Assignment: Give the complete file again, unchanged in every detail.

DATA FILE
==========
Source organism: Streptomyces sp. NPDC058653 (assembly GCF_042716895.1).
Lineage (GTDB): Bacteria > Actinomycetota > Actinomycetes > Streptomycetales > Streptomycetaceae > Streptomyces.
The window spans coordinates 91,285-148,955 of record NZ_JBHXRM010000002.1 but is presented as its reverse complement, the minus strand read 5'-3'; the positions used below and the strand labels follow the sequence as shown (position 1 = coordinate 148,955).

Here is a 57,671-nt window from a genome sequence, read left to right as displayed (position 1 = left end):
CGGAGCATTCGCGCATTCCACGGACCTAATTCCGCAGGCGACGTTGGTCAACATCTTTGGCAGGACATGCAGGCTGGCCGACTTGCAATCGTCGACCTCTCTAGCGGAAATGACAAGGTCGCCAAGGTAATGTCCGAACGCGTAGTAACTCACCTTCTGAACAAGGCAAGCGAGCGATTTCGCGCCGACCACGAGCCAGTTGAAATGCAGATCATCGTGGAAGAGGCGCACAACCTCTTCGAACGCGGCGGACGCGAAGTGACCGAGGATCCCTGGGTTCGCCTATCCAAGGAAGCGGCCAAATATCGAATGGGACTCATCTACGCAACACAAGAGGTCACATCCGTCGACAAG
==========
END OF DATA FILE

Source organism: Streptomyces sp. NPDC058653 (assembly GCF_042716895.1).
Lineage (GTDB): Bacteria > Actinomycetota > Actinomycetes > Streptomycetales > Streptomycetaceae > Streptomyces.
The window spans coordinates 91,285-148,955 of record NZ_JBHXRM010000002.1 but is presented as its reverse complement, the minus strand read 5'-3'; the positions used below and the strand labels follow the sequence as shown (position 1 = coordinate 148,955).

Here is a 57,671-nt window from a genome sequence, read left to right as displayed (position 1 = left end):
CGGAGCATTCGCGCATTCCACGGACCTAATTCCGCAGGCGACGTTGGTCAACATCTTTGGCAGGACATGCAGGCTGGCCGACTTGCAATCGTCGACCTCTCTAGCGGAAATGACAAGGTCGCCAAGGTAATGTCCGAACGCGTAGTAACTCACCTTCTGAACAAGGCAAGCGAGCGATTTCGCGCCGACCACGAGCCAGTTGAAATGCAGATCATCGTGGAAGAGGCGCACAACCTCTTCGAACGCGGCGGACGCGAAGTGACCGAGGATCCCTGGGTTCGCCTATCCAAGGAAGCGGCCAAATATCGAATGGGACTCATCTACGCAACACAAGAGGTCACATCCGTCGACAAG